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Nzimande: Skills development vital

Jul 04 2012 15:57

Johannesburg - Skills development is vital in the fight against poverty and unemployment in South Africa, Higher Education and Training Minister Blade Nzimande said on Wednesday.

"Skills development is central in the objectives and goals South Africa wants to achieve as a country to fight poverty, inequality and unemployment," Nzimande said at the national artisan development conference in Midrand.

"As a country we are short of many skills and we need to turn our education system (around) to be able to respond better to the many skills that we need, and shift the bias away from focusing on university education."

Nzimande said it was important for colleges to train artisans.

"We are short of those skills in the country and we need to say to our youngsters that going to a college is not because you are dumb, or that it is second choice to university.

"There is a shortage of those skills and those are skills that are needed. Some people tend to look down upon them, but they are no less important than doctors."

Learnerships and internships were fundamental for the vital first working experience.

"That is a priority issue for our country which also requires a closer working relationship between the labour movement, the employers and the colleges."

Nzimande said every workplace was a training space.

"Unless and until employers open their workplaces for our youngsters to acquire the necessary experiences, we are not going to crack the problem of skills shortages in our country."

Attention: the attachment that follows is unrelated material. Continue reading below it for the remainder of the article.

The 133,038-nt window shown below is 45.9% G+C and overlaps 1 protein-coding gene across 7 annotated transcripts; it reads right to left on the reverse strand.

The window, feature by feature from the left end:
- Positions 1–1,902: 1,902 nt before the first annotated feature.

He said learnership programmes had been a success in other countries.

"You can appoint the best coach you want, but unless we have got a development programme from a young age, Bafana Bafana will continue to break our hearts," he quipped.

"Apprenticeships for youngsters are very important. You can't learn to trap a ball when you are 25, you learn to trap a ball at the age of 10, 11 or 12, like the Spanish."

Nzimande said the development of qualified artisans to support the economy was a government priority.

He said many strategic infrastructure projects in the country required a significant number of qualified and competent artisans.

These projects and the economic activity they stimulated would require a qualified workforce in various sectors, including manufacturing, construction, operations and maintenance.

"Unless we accelerate the training of artisans, their numbers will fall short of the demands of the industry, and therefore adversely affect both production and job creation," Nzimande told the conference.

"The impact will be felt in inadequate and continued skewed economic growth in our country, and government's reduced ability to provide basic and other services to our people."

unemployment  |  skills development  |  poverty



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